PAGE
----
Ethics row rages over Kenya’s ‘slum tourism’


Tour operators in Kenya – home to some of the world’s most dazzling destinations – claim to have found a gap in the market and are introducing so-called “slum tourism.”

Although the East African country boasts magnificent game reserves such as the Maasai Mara, some visitors are being drawn by this controversial “poverty tourism.”

This unusual offering has sparked debate about some tour operators’ ethics. Some say it is an essential source of revenue for poverty-stricken communities; others say it is exploitative and voyeuristic.

While some residents tolerate the frequent visits by tourists who pay around $15 per trip – almost two weeks’ wages in a Kenyan slum – some argue they are being treated like animals in a zoo.

During the high season in Kenya, which runs from late July to early September, tourists throng Nairobi’s Kibera slum – the largest in Africa, which is home to over 1 million people – before setting out on an actual safari.

Barack Obama, Hillary Clinton, Ban Ki-moon and musicians such as US rapper 50 Cent have also gone on tours of Kibera.

Anadolu Agency visited Kibera – just 5 kilometers (3 miles) from Nairobi’s Central Business District — and spoke to some of the residents.

There is no sewer system in Kibera; residents are exceptionally poor and earn less than $1 a day. Tap water is a luxury. Unfinished roads are dusty and strewn with litter, sharing what little space there is with open sewers which drain into a nearby river. Houses are huts made of mud with rusty iron roofs.

Forty-year-old Mary Atieno, a Kibera fishmonger, told Anadolu Agency: “Probably this is what makes the tourists visit us. We have no lions, no wild animals. Just as you asked they come here to see how a human being can live in such conditions.

“They come with their tour guides, mostly ‘hawa vijana’ [slang for often-unemployed youths],” she said, pointing at a group of young men going uphill from her mud house.

A group of about 10 tourists with cameras snapping pictures of the slums can be seen coming down past the boys who went uphill. Leading them is a Kibera resident who acts as a tour guide.

‘Seeing is believing’

One of the tourists is from Germany and asked Anadolu Agency not to use her real name. “Lucy” said she and her sisters had always wanted to see what the slums in Kenya looked like. Back home they frequently sent money to Kenya through aid organizations.

“Seeing is believing,” Lucy says. “When you watch it as an ad on TV you can’t possibly believe that someone can really live in such conditions, where you can’t get water for drinking and the water that you get for drinking is polluted and you also have to pay for that.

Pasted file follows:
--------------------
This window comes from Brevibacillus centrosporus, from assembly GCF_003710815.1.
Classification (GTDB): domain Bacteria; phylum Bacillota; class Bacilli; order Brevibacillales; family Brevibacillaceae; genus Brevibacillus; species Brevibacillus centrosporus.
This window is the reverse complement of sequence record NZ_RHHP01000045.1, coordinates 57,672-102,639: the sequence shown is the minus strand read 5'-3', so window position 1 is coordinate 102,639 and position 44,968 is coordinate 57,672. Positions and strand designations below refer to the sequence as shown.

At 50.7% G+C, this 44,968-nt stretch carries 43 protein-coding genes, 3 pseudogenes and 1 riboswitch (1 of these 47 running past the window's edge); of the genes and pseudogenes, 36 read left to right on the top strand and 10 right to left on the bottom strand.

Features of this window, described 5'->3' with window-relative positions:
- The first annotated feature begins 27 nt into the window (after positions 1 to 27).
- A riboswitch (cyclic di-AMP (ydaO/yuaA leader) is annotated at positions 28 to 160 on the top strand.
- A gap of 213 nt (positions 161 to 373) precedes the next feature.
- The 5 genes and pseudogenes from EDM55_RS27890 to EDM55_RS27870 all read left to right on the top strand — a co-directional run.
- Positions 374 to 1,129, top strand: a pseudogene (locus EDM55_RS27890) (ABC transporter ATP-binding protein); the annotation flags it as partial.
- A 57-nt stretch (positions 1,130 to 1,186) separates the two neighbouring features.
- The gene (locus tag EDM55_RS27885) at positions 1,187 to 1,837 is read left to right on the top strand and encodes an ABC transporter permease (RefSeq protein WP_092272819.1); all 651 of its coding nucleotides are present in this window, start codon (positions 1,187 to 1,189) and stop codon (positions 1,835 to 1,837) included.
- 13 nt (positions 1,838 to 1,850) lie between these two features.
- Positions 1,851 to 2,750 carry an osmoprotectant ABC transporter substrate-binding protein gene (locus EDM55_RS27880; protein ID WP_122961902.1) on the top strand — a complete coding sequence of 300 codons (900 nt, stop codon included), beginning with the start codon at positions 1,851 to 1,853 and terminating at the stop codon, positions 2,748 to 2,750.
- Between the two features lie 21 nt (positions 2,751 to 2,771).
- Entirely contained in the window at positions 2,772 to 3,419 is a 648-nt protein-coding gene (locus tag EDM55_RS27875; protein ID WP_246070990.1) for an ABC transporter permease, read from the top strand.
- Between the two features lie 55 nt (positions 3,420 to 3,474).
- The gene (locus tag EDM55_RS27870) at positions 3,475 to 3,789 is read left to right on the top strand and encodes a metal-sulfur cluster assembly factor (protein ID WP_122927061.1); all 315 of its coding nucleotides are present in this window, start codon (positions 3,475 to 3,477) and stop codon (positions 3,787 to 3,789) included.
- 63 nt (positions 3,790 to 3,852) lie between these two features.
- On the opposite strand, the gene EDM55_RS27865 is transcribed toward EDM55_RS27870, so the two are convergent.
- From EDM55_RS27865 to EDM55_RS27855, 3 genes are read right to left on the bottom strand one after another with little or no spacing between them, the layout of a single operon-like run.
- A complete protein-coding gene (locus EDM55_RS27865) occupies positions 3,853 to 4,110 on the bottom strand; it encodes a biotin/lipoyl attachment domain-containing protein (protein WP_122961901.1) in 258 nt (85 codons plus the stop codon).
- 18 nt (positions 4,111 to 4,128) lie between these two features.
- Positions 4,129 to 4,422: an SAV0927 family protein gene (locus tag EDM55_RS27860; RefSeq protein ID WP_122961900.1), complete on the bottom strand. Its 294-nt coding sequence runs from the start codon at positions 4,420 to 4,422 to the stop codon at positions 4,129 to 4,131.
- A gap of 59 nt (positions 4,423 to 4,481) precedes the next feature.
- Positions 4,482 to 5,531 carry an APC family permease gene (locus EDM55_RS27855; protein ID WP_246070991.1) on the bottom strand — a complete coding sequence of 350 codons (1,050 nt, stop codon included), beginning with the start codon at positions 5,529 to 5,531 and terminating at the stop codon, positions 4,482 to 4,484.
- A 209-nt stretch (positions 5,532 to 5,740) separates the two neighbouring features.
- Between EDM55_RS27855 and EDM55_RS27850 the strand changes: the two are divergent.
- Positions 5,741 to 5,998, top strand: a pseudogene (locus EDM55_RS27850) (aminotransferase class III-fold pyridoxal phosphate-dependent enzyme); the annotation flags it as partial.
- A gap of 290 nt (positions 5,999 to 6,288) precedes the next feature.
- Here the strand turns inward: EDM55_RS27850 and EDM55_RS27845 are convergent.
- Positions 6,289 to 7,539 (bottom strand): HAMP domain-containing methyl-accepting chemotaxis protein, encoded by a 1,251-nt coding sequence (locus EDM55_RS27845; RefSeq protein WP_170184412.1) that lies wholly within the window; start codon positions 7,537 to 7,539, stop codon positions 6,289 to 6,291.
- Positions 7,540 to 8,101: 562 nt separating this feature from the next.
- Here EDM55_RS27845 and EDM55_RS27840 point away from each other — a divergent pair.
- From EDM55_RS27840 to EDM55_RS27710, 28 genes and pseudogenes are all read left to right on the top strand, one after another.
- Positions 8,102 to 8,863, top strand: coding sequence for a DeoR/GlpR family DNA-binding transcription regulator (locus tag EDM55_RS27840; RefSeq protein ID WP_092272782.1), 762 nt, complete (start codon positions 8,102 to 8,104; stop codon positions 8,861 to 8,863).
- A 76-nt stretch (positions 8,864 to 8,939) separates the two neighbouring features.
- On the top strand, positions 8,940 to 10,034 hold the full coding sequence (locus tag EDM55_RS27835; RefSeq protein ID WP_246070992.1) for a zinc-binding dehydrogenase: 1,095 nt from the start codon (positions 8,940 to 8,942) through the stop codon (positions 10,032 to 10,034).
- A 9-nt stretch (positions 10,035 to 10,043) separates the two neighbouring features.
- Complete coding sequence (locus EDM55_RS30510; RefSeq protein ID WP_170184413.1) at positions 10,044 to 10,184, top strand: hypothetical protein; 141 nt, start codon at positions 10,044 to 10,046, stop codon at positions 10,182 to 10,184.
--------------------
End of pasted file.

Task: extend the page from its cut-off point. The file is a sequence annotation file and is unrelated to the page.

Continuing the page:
“Though if someone came up to me back home wanting to take photos I would not agree to it, so I understand why [residents] are against this.” “I wouldn’t last a day in Kibera,” she added.

Atieno does not believe there are benefits from slum tourism because visitors never leave gifts or aid: “They don’t give us anything; they come they see us living in extreme poverty, then they leave. That is all that happens. Why would I support something like that?”

Christopher Kimani, a shopkeeper from Kibera, peers through a window from his store and looks on until the tourists vanish from sight. He told Anadolu Agency he is not against slum tourism as it shows that the district is safe. “We are associated with drugs and violence and also extreme poverty; the fact that they are here shows that we are also humans… “They appreciate their lives by viewing how bad life can be. Let them come and teach their kids good morals after seeing mine playing with sewage all day.

“Let them come and learn to appreciate water after seeing us with none,” he added.

Speaking to Anadolu Agency was Barrack Muluka, an expert on East African affairs, who said although large sums of money were generated from the business, little or none goes back to alleviating poverty among the slum dwellers.

“That is like going to see animals in the park. It is inhuman to say: ‘Let’s go and see how people live in the slums.’

“This is a humanitarian crisis situation. Nobody chooses to live in a slum where, many times, the amenities are missing; you don’t have water; you don’t have lighting; you don’t have proper sanitation or security and live in subhuman conditions,” Muluka said.

“This is not like going to see a lion in its natural habitat… I think there is something wretchedly wrong with the tour firms that have decided to offer the slum tourism program; that is unacceptable.”

Muluka said even though foreigners can help by donating funds, he believes Kenyans are in slums due to poor governance.

This is an issue which – if addressed – can help improve the living standards of people in slums unlike “the tokens of sympathy and empathy from outside as they take pity upon us and try to say that they are actually doing something for the slum dwellers.

“That doesn’t ameliorate our situation in any significant way.”

Muluka says what slum dwellers need is economic and social justice.

Despite efforts by Anadolu Agency to get comments from some of the tour firms concerned, none wanted to speak to us.

Just recently in July, US singer Madonna toured the slum. Simon Maina, a local musician, told Anadolu Agency he hoped her visit would help change the face of the slum:

“I hope that she enjoyed her ‘poorism’ and will work to change the lives of our people here in the slums.”

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